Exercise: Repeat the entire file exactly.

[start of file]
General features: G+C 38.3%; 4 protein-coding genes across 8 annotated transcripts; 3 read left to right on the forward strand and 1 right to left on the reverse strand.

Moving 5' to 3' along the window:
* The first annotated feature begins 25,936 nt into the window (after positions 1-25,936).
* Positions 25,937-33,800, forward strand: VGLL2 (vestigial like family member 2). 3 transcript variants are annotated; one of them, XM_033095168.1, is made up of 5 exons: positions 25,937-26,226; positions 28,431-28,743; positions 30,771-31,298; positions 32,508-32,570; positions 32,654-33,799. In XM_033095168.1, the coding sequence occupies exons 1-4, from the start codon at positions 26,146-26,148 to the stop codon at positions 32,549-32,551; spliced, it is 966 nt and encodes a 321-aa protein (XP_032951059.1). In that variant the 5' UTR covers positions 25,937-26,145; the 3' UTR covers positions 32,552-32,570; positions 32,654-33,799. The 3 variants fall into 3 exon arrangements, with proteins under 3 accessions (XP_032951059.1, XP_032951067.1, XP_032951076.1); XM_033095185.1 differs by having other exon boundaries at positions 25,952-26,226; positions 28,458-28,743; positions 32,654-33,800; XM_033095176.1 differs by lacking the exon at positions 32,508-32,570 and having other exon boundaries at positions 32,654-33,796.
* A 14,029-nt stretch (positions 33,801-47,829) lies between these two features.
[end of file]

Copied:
General features: G+C 38.3%; 4 protein-coding genes across 8 annotated transcripts; 3 read left to right on the forward strand and 1 right to left on the reverse strand.

Moving 5' to 3' along the window:
* The first annotated feature begins 25,936 nt into the window (after positions 1-25,936).
* Positions 25,937-33,800, forward strand: VGLL2 (vestigial like family member 2). 3 transcript variants are annotated; one of them, XM_033095168.1, is made up of 5 exons: positions 25,937-26,226; positions 28,431-28,743; positions 30,771-31,298; positions 32,508-32,570; positions 32,654-33,799. In XM_033095168.1, the coding sequence occupies exons 1-4, from the start codon at positions 26,146-26,148 to the stop codon at positions 32,549-32,551; spliced, it is 966 nt and encodes a 321-aa protein (XP_032951059.1). In that variant the 5' UTR covers positions 25,937-26,145; the 3' UTR covers positions 32,552-32,570; positions 32,654-33,799. The 3 variants fall into 3 exon arrangements, with proteins under 3 accessions (XP_032951059.1, XP_032951067.1, XP_032951076.1); XM_033095185.1 differs by having other exon boundaries at positions 25,952-26,226; positions 28,458-28,743; positions 32,654-33,800; XM_033095176.1 differs by lacking the exon at positions 32,508-32,570 and having other exon boundaries at positions 32,654-33,796.
* A 14,029-nt stretch (positions 33,801-47,829) lies between these two features.